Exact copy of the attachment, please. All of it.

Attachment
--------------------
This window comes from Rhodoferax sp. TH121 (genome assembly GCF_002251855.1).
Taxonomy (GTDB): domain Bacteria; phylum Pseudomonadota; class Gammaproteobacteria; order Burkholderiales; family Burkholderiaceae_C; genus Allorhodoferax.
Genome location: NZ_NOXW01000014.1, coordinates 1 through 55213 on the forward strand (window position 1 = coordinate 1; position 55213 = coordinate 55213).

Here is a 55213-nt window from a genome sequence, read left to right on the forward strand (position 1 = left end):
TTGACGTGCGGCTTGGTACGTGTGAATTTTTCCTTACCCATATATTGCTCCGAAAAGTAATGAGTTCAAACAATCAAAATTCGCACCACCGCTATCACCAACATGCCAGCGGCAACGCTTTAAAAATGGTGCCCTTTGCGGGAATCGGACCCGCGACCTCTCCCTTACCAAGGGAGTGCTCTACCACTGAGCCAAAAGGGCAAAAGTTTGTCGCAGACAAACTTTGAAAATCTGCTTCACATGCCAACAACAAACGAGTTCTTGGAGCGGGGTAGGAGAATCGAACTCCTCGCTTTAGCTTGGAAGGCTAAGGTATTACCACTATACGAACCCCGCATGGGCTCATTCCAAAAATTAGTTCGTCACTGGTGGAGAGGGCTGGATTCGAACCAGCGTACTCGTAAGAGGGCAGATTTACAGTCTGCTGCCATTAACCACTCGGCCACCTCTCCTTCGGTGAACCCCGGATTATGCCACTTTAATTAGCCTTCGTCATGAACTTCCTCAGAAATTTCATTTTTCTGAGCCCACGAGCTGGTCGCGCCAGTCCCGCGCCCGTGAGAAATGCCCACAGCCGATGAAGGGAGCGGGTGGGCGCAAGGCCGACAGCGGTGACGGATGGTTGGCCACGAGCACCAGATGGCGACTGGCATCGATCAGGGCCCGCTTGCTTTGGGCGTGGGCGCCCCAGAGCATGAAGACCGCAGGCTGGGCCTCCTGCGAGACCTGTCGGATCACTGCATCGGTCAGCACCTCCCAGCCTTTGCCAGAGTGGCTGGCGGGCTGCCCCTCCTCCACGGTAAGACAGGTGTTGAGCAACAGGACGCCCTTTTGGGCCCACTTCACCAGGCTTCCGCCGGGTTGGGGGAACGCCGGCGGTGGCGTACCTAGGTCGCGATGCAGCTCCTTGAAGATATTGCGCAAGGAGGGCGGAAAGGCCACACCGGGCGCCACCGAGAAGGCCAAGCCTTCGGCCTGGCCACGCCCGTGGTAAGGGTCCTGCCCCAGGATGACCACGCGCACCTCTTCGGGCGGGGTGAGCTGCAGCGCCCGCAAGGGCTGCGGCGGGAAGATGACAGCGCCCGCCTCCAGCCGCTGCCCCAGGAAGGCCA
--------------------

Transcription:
This window comes from Rhodoferax sp. TH121 (genome assembly GCF_002251855.1).
Taxonomy (GTDB): domain Bacteria; phylum Pseudomonadota; class Gammaproteobacteria; order Burkholderiales; family Burkholderiaceae_C; genus Allorhodoferax.
Genome location: NZ_NOXW01000014.1, coordinates 1 through 55213 on the forward strand (window position 1 = coordinate 1; position 55213 = coordinate 55213).

Here is a 55213-nt window from a genome sequence, read left to right on the forward strand (position 1 = left end):
TTGACGTGCGGCTTGGTACGTGTGAATTTTTCCTTACCCATATATTGCTCCGAAAAGTAATGAGTTCAAACAATCAAAATTCGCACCACCGCTATCACCAACATGCCAGCGGCAACGCTTTAAAAATGGTGCCCTTTGCGGGAATCGGACCCGCGACCTCTCCCTTACCAAGGGAGTGCTCTACCACTGAGCCAAAAGGGCAAAAGTTTGTCGCAGACAAACTTTGAAAATCTGCTTCACATGCCAACAACAAACGAGTTCTTGGAGCGGGGTAGGAGAATCGAACTCCTCGCTTTAGCTTGGAAGGCTAAGGTATTACCACTATACGAACCCCGCATGGGCTCATTCCAAAAATTAGTTCGTCACTGGTGGAGAGGGCTGGATTCGAACCAGCGTACTCGTAAGAGGGCAGATTTACAGTCTGCTGCCATTAACCACTCGGCCACCTCTCCTTCGGTGAACCCCGGATTATGCCACTTTAATTAGCCTTCGTCATGAACTTCCTCAGAAATTTCATTTTTCTGAGCCCACGAGCTGGTCGCGCCAGTCCCGCGCCCGTGAGAAATGCCCACAGCCGATGAAGGGAGCGGGTGGGCGCAAGGCCGACAGCGGTGACGGATGGTTGGCCACGAGCACCAGATGGCGACTGGCATCGATCAGGGCCCGCTTGCTTTGGGCGTGGGCGCCCCAGAGCATGAAGACCGCAGGCTGGGCCTCCTGCGAGACCTGTCGGATCACTGCATCGGTCAGCACCTCCCAGCCTTTGCCAGAGTGGCTGGCGGGCTGCCCCTCCTCCACGGTAAGACAGGTGTTGAGCAACAGGACGCCCTTTTGGGCCCACTTCACCAGGCTTCCGCCGGGTTGGGGGAACGCCGGCGGTGGCGTACCTAGGTCGCGATGCAGCTCCTTGAAGATATTGCGCAAGGAGGGCGGAAAGGCCACACCGGGCGCCACCGAGAAGGCCAAGCCTTCGGCCTGGCCACGCCCGTGGTAAGGGTCCTGCCCCAGGATGACCACGCGCACCTCTTCGGGCGGGGTGAGCTGCAGCGCCCGCAAGGGCTGCGGCGGGAAGATGACAGCGCCCGCCTCCAGCCGCTGCCCCAGGAAGGCCA